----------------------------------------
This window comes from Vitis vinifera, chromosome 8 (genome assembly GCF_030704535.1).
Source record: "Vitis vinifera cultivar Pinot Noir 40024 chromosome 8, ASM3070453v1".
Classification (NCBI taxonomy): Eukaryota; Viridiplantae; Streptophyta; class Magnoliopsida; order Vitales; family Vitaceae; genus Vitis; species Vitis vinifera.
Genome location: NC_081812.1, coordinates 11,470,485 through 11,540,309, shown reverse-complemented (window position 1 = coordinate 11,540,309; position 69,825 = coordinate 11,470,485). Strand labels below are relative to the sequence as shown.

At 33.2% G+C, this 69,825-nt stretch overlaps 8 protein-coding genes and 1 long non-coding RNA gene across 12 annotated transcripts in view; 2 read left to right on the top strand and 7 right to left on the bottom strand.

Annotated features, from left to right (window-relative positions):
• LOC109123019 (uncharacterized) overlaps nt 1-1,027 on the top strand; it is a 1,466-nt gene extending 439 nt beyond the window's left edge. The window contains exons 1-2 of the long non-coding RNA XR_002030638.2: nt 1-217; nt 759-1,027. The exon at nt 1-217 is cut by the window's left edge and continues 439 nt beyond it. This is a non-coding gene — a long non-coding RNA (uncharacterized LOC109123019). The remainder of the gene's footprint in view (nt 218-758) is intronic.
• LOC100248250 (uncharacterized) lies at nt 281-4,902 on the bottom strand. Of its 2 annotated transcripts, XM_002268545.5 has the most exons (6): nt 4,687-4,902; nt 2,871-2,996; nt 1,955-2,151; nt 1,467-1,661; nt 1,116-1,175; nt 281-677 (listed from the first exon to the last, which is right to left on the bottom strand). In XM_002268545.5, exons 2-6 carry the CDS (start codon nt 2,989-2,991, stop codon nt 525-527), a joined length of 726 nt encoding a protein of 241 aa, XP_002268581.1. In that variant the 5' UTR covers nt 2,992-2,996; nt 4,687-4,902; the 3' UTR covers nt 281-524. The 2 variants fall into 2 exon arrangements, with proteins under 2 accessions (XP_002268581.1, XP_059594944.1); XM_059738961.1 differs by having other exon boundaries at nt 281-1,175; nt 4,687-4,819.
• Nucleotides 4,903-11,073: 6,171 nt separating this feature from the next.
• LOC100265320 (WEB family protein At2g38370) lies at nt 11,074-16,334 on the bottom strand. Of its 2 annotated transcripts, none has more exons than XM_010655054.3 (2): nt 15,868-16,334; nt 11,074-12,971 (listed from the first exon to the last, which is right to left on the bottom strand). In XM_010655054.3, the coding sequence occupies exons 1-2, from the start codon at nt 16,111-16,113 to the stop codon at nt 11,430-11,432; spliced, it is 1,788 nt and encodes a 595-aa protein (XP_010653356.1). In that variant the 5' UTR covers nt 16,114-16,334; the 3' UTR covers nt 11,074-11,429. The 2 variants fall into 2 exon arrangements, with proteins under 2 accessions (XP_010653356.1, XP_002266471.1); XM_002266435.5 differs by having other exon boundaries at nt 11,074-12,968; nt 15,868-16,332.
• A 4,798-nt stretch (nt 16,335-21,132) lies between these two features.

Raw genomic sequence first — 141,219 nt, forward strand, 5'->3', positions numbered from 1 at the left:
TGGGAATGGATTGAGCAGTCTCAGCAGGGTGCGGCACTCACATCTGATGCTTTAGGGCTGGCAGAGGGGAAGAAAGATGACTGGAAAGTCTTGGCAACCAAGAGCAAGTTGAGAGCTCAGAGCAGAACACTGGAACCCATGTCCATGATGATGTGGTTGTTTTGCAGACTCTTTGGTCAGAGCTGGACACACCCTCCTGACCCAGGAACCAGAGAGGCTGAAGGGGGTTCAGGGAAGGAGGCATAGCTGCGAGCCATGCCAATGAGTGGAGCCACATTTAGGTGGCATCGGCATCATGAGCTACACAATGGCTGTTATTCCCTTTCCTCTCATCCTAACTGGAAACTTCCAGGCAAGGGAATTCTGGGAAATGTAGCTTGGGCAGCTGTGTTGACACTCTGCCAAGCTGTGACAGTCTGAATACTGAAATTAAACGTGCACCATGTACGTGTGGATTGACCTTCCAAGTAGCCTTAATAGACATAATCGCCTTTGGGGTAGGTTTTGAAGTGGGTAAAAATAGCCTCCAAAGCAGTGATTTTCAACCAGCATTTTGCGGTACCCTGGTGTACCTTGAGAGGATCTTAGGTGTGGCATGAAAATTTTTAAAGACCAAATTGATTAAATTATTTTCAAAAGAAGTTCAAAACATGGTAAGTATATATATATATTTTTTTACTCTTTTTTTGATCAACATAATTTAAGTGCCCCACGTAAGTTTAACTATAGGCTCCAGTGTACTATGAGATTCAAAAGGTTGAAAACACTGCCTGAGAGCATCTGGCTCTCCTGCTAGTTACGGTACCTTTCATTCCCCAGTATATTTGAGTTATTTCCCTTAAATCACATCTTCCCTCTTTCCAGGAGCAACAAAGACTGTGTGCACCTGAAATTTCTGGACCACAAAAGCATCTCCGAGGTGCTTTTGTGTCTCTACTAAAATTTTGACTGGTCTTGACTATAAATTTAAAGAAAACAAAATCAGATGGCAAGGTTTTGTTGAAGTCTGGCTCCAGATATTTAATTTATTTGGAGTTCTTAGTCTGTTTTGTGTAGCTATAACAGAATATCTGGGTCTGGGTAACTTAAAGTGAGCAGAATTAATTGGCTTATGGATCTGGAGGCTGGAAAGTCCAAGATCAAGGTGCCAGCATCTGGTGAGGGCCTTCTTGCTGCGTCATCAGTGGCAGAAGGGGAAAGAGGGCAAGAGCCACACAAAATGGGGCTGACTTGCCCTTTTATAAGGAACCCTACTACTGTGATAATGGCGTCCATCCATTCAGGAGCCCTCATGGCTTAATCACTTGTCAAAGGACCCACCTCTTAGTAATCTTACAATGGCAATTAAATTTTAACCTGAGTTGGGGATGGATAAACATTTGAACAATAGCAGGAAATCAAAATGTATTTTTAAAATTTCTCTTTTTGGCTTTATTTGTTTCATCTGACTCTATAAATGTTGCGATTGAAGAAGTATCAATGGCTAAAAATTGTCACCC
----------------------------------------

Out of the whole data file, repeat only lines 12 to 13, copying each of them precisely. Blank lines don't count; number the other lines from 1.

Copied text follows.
Raw genomic sequence first — 141,219 nt, forward strand, 5'->3', positions numbered from 1 at the left:
TGGGAATGGATTGAGCAGTCTCAGCAGGGTGCGGCACTCACATCTGATGCTTTAGGGCTGGCAGAGGGGAAGAAAGATGACTGGAAAGTCTTGGCAACCAAGAGCAAGTTGAGAGCTCAGAGCAGAACACTGGAACCCATGTCCATGATGATGTGGTTGTTTTGCAGACTCTTTGGTCAGAGCTGGACACACCCTCCTGACCCAGGAACCAGAGAGGCTGAAGGGGGTTCAGGGAAGGAGGCATAGCTGCGAGCCATGCCAATGAGTGGAGCCACATTTAGGTGGCATCGGCATCATGAGCTACACAATGGCTGTTATTCCCTTTCCTCTCATCCTAACTGGAAACTTCCAGGCAAGGGAATTCTGGGAAATGTAGCTTGGGCAGCTGTGTTGACACTCTGCCAAGCTGTGACAGTCTGAATACTGAAATTAAACGTGCACCATGTACGTGTGGATTGACCTTCCAAGTAGCCTTAATAGACATAATCGCCTTTGGGGTAGGTTTTGAAGTGGGTAAAAATAGCCTCCAAAGCAGTGATTTTCAACCAGCATTTTGCGGTACCCTGGTGTACCTTGAGAGGATCTTAGGTGTGGCATGAAAATTTTTAAAGACCAAATTGATTAAATTATTTTCAAAAGAAGTTCAAAACATGGTAAGTATATATATATATTTTTTTACTCTTTTTTTGATCAACATAATTTAAGTGCCCCACGTAAGTTTAACTATAGGCTCCAGTGTACTATGAGATTCAAAAGGTTGAAAACACTGCCTGAGAGCATCTGGCTCTCCTGCTAGTTACGGTACCTTTCATTCCCCAGTATATTTGAGTTATTTCCCTTAAATCACATCTTCCCTCTTTCCAGGAGCAACAAAGACTGTGTGCACCTGAAATTTCTGGACCACAAAAGCATCTCCGAGGTGCTTTTGTGTCTCTACTAAAATTTTGACTGGTCTTGACTATAAATTTAAAGAAAACAAAATCAGATGGCAAGGTTTTGTTGAAGTCTGGCTCCAGATATTTAATTTATTTGGAGTTCTTAGTCTGTTTTGTGTAGCTATAACAGAATATCTGGGTCTGGGTAACTTAAAGTGAGCAGAATTAATTGGCTTATGGATCTGGAGGCTGGAAAGTCCAAGATCAAGGTGCCAGCATCTGGTGAGGGCCTTCTTGCTGCGTCATCAGTGGCAGAAGGGGAAAGAGGGCAAGAGCCACACAAAATGGGGCTGACTTGCCCTTTTATAAGGAACCCTACTACTGTGATAATGGCGTCCATCCATTCAGGAGCCCTCATGGCTTAATCACTTGTCAAAGGACCCACCTCTTAGTAATCTTACAATGGCAATTAAATTTTAACCTGAGTTGGGGATGGATAAACATTTGAACAATAGCAGGAAATCAAAATGTATTTTTAAAATTTCTCTTTTTGGCTTTATTTGTTTCATCTGACTCTATAAATGTTGCGATTGAAGAAGTATCAATGGCTAAAAATTGTCACCC